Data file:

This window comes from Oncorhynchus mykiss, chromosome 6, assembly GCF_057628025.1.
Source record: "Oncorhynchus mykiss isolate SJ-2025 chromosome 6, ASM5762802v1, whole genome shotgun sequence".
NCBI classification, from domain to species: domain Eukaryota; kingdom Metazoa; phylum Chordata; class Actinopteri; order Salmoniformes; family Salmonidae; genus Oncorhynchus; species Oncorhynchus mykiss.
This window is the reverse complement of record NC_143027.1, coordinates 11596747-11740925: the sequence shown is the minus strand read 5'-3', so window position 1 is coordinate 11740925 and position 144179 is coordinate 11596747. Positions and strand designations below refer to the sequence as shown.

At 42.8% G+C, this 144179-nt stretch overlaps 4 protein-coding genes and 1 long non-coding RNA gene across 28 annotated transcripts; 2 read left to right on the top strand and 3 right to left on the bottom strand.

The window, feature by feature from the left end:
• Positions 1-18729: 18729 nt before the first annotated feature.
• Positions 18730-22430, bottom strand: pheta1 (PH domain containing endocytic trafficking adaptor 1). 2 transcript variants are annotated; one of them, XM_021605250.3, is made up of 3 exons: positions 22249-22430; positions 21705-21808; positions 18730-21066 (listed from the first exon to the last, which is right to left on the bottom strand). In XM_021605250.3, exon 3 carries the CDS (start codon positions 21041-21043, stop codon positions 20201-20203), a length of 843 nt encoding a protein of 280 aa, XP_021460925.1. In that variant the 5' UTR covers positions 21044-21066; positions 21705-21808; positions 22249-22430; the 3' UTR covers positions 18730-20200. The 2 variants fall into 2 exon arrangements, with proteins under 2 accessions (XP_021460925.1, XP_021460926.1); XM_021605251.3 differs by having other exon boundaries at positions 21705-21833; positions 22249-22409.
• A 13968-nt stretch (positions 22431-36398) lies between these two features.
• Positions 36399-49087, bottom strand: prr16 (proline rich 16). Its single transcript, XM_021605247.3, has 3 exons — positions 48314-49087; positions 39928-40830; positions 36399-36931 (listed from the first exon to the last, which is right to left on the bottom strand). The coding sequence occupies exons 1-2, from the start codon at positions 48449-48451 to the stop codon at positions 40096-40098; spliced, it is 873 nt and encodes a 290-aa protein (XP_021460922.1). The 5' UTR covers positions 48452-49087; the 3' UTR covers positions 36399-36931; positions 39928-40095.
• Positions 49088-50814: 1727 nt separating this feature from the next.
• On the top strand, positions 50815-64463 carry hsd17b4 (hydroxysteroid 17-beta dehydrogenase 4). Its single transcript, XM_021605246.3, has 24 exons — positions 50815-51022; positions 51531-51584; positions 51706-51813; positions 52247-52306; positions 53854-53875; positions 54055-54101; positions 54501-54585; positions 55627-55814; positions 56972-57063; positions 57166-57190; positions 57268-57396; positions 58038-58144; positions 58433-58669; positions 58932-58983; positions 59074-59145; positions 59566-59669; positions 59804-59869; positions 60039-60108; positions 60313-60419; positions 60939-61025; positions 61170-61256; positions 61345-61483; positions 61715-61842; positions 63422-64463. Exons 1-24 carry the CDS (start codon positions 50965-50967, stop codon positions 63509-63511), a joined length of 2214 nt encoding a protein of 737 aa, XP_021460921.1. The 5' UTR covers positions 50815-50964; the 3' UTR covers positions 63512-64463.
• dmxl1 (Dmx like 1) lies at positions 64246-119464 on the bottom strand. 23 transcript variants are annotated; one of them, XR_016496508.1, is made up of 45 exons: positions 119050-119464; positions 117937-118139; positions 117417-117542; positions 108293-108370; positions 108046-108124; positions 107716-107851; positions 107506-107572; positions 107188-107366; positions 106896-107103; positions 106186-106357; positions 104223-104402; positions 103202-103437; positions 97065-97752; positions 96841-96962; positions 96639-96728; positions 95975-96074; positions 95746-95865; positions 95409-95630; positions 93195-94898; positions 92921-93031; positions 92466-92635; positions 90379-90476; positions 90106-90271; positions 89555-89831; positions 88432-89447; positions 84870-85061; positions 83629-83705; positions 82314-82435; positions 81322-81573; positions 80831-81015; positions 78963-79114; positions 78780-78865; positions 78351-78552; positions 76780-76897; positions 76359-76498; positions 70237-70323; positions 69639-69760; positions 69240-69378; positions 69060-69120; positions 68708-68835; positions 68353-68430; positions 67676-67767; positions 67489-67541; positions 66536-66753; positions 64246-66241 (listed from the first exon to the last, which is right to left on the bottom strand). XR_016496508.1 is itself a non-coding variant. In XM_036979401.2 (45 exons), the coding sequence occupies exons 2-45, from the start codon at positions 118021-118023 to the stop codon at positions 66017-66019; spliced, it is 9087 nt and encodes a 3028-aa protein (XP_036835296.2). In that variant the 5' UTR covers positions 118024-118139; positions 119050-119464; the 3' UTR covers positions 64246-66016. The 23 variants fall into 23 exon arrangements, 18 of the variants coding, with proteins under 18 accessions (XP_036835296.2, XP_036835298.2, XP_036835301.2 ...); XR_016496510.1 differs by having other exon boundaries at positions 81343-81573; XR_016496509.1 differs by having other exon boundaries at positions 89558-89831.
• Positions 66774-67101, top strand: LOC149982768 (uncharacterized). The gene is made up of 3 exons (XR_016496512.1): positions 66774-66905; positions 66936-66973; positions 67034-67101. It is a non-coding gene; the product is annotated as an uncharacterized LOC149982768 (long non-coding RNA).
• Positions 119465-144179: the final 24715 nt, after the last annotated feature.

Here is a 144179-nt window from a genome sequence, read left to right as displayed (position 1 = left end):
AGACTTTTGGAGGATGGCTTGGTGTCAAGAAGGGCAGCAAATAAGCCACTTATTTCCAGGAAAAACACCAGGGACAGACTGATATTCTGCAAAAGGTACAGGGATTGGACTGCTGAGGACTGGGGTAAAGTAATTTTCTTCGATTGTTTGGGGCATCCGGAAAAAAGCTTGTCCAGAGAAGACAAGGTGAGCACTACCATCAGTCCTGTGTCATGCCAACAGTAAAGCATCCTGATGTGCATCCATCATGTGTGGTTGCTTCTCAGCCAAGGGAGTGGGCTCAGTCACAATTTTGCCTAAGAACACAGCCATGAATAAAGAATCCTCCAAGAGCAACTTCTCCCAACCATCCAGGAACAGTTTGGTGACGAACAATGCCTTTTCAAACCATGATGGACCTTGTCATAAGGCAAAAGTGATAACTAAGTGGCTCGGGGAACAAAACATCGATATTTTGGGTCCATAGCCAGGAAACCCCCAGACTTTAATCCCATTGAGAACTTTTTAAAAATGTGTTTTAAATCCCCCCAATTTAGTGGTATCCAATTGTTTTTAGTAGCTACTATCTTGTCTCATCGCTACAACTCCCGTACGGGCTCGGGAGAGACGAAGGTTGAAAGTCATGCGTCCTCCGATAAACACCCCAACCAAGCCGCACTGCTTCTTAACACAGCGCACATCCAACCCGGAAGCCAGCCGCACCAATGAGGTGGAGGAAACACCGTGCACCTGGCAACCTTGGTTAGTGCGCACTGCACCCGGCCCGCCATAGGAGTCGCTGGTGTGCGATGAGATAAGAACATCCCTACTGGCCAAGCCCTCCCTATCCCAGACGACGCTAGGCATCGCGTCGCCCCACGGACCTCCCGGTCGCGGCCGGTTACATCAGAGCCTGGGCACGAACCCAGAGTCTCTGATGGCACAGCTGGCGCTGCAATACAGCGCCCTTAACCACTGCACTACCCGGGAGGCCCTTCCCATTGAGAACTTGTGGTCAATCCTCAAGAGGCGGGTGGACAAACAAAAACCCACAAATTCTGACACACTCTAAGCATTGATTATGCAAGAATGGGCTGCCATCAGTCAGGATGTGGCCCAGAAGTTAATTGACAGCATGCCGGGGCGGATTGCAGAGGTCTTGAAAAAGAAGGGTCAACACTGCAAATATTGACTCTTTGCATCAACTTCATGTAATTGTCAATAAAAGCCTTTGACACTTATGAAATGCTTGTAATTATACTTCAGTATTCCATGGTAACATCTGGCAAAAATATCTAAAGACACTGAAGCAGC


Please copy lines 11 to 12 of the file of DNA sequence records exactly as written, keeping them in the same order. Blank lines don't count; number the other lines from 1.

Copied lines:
• Positions 49088-50814: 1727 nt separating this feature from the next.
• On the top strand, positions 50815-64463 carry hsd17b4 (hydroxysteroid 17-beta dehydrogenase 4). Its single transcript, XM_021605246.3, has 24 exons — positions 50815-51022; positions 51531-51584; positions 51706-51813; positions 52247-52306; positions 53854-53875; positions 54055-54101; positions 54501-54585; positions 55627-55814; positions 56972-57063; positions 57166-57190; positions 57268-57396; positions 58038-58144; positions 58433-58669; positions 58932-58983; positions 59074-59145; positions 59566-59669; positions 59804-59869; positions 60039-60108; positions 60313-60419; positions 60939-61025; positions 61170-61256; positions 61345-61483; positions 61715-61842; positions 63422-64463. Exons 1-24 carry the CDS (start codon positions 50965-50967, stop codon positions 63509-63511), a joined length of 2214 nt encoding a protein of 737 aa, XP_021460921.1. The 5' UTR covers positions 50815-50964; the 3' UTR covers positions 63512-64463.